‘One tiny, little step at a time’: Regina shops reducing waste with ‘bring your own container’ initiatives
Some Regina businesses are aiming to lower their environmental footprint by encouraging customers to bring their own containers, to help reduce waste.
Customers frequenting Regina candy store Dessart Sweets, can bring in their own containers when filling up on the shop’s sweet treats.
“You can bring in your jar and a lot of people have net bags too, we can use those,” said Shelley Patterson, the Owner of Dessart Sweets. “We just take the weight off for the price of the jar, so you just get charged for the price of the candy.”
The new initiative fits in with the store’s goal to keep waste at a minimum. The shop already uses biodegradable straws, and lets customers bring in their own containers for ice cream and water.
“It’s just about thinking about your responsibility as a consumer,” said Patterson.
A few blocks away at Mortise and Tenon, similar reusable options are offered for toiletries and other cleaning products. According to co-owner Dani Hackel, the shop currently offers bring your own container stations for dish soap, laundry soap, shampoo, conditioner, hand and body wash and lotion.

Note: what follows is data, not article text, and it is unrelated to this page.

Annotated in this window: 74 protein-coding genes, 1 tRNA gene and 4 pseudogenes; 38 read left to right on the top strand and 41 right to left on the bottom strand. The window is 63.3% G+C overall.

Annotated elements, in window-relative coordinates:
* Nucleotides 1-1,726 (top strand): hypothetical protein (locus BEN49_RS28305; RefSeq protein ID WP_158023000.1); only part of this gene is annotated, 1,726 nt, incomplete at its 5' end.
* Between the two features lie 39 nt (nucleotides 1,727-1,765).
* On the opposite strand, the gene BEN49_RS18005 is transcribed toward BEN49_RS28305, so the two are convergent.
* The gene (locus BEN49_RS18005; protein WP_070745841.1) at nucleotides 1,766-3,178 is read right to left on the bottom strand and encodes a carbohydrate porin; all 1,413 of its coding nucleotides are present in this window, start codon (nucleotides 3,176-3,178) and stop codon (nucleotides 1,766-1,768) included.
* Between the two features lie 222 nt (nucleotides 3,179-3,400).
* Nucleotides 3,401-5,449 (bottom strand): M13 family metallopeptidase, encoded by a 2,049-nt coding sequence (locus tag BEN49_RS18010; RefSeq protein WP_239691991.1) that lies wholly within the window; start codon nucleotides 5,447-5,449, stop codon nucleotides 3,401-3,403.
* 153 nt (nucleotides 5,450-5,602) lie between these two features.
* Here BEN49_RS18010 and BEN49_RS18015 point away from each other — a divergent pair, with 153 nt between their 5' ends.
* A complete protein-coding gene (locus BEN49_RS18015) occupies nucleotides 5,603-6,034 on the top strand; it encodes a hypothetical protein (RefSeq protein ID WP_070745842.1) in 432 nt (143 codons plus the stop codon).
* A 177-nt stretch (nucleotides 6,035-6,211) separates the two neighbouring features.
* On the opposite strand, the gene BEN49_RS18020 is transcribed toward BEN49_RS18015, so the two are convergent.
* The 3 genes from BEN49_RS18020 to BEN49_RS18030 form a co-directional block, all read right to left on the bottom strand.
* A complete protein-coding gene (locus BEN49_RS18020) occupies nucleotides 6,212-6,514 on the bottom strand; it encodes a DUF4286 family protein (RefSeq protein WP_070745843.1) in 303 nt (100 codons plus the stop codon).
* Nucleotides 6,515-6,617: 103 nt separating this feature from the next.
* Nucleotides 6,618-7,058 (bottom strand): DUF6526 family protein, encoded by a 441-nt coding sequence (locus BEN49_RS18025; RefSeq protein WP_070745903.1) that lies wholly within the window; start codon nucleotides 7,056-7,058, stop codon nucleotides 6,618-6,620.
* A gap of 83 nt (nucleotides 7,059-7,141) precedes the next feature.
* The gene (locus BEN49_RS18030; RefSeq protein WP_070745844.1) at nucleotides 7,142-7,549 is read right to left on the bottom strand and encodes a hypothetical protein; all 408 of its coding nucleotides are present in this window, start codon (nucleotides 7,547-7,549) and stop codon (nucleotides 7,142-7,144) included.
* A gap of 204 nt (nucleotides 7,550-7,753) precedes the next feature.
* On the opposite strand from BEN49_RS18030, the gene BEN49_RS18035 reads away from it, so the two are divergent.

“To bring them in and purchase something like this, and not have to buy another one use plastic item, that's a huge, huge impact on the planet,” said Hackel.
The store also plans to expand their refill stations to include bulk food items like oils and vinegars. Hackel said the price of the products is comparable to the cost of items in grocery stores because of the quality.
“A lot of the formulas we bring in are highly concentrated, they're all organic and natural, they're never tested on animals, they're vegan and gluten free," said Hackel.
The shop also sells containers and pumps for anyone that needs them, along with other products that the owners hope can continue to help the planet.
“If you can do even one little thing to help combat that, we think that's super important. One tiny little step at a time,” said Hackel.
With files from CTV’s Stefanie Davis